Scientists have uncovered the genomic mutations and DNA methylation patterns likely caused by tobacco smoke in 17 types of cancerous tumors. DNA methylation is a mechanism used by cells to control gene expression.
In their comprehensive analysis, a research team from England’s Wellcome Trust Sanger Institute and the Los Alamos National Laboratory in New Mexico found that those who smoke have on average 150 additional mutations in every cell of their lungs for each year of smoking one pack of cigarettes per day.
The study reporting the findings, “Mutational signatures associated with tobacco smoking in human cancer,” is published in the journal Science.
For more than 60 years, it’s been common knowledge that smoking tobacco is one of the most avoidable risk factors for cancer. Tobacco smoking has been associated with at least 17 types of human cancer, and more than 6 million people die every year because of cigarette smoking, according to the World Health Organization.
Tobacco smoke is a complex mixture of chemicals, including at least 60 carcinogens. Many of these are thought to cause cancer by inducing DNA damage that, if misreplicated, lead to an increased burden of mutations and an elevated chance of acquiring trigger mutations in cancer genes.
But exactly how tobacco smoke damages the genome and creates the mutations that ultimately cause cancer were still not fully understood.
Now, Ludmil Alexandrov and his colleagues examined mutational signatures and DNA methylation changes in 17 different types of cancer from 5,243 tumors.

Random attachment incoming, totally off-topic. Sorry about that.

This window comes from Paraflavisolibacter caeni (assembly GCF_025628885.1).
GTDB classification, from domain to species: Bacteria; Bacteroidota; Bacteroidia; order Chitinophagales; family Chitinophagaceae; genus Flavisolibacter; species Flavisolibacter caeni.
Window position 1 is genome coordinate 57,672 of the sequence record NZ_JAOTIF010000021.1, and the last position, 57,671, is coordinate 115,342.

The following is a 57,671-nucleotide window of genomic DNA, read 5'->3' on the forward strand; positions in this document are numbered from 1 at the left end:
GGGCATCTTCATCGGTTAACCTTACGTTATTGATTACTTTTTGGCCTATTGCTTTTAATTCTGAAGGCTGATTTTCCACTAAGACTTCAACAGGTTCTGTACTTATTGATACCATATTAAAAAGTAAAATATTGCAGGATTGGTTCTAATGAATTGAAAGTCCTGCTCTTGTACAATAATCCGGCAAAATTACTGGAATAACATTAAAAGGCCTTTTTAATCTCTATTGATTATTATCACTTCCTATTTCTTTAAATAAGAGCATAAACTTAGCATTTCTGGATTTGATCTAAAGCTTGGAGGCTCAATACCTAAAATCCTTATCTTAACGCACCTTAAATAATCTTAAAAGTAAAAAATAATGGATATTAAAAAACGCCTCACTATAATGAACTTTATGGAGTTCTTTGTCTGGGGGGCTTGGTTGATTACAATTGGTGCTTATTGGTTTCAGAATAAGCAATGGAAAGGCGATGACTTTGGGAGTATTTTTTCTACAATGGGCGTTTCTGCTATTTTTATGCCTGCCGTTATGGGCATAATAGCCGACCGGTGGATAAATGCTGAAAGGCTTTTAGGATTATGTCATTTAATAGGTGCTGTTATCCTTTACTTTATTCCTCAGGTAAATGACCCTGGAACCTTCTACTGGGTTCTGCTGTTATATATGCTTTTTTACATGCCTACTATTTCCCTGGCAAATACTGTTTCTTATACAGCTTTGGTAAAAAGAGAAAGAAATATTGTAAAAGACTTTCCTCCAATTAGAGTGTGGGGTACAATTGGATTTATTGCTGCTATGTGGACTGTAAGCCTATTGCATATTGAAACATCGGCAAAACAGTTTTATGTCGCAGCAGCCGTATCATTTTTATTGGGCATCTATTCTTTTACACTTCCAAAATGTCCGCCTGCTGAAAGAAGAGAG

The team discovered a complex pattern of mutational signatures in the smokers’ DNA and determined how many of these mutations were found in the different tumors. On average, smoking one pack of cigarettes every day caused 150 extra mutations in each lung cell every year, the researchers found.
These mutations can be considered starting points for a cascade of DNA damage that may eventually lead to cancer.
“Before now, we had a large body of epidemiological evidence linking smoking with cancer, but now we can actually observe and quantify the molecular changes in the DNA due to cigarette smoking,” Alexandrov said in a news release.
“With this study, we have found that people who smoke a pack a day develop an average of 150 extra mutations in their lungs every year, which explains why smokers have such a higher risk of developing lung cancer,” he said.
Apart from the lungs, the study also showed an average of 97 cigarette-causing mutations in each cell in the larynx, 39 in the pharynx, 23 in the mouth, 18 in the bladder, and six in the liver.
Prof. David Phillips, an author of the study and professor of environmental carcinogenesis at King’s College London, said the study’s results “are a mixture of the expected and unexpected, and reveal a picture of direct and indirect effects.
“Mutations caused by direct DNA damage from carcinogens in tobacco were seen mainly in organs that come into direct contact with inhaled smoke. In contrast, other cells of the body suffered only indirect damage, as tobacco smoking seems to affect key mechanisms in these cells that in turn mutate DNA,” he said.
The researchers were able to identify at least five different mechanisms of DNA damage caused by tobacco smoking. The most widespread of these processes is a mutational signature, found in all cancer types, that appears to speed up a cellular regulation process that mutates DNA prematurely.
“The genome of every cancer provides a kind of ‘archaeological record,’ written in the DNA code itself, of the exposures that caused the mutations that lead to the cancer,” said Prof. Sir Mike Stratton, joint lead author from the Wellcome Trust Sanger Institute. “Our research indicates that the way tobacco smoking causes cancer is more complex than we thought.”
“Indeed, we do not fully understand the underlying causes of many types of cancer and there are other known causes, such as obesity, about which we understand little of the underlying mechanism,” Stratton said. “This study of smoking tells us that looking in the DNA of cancers can provide provocative new clues to how cancers develop and thus, potentially, how they can be prevented.”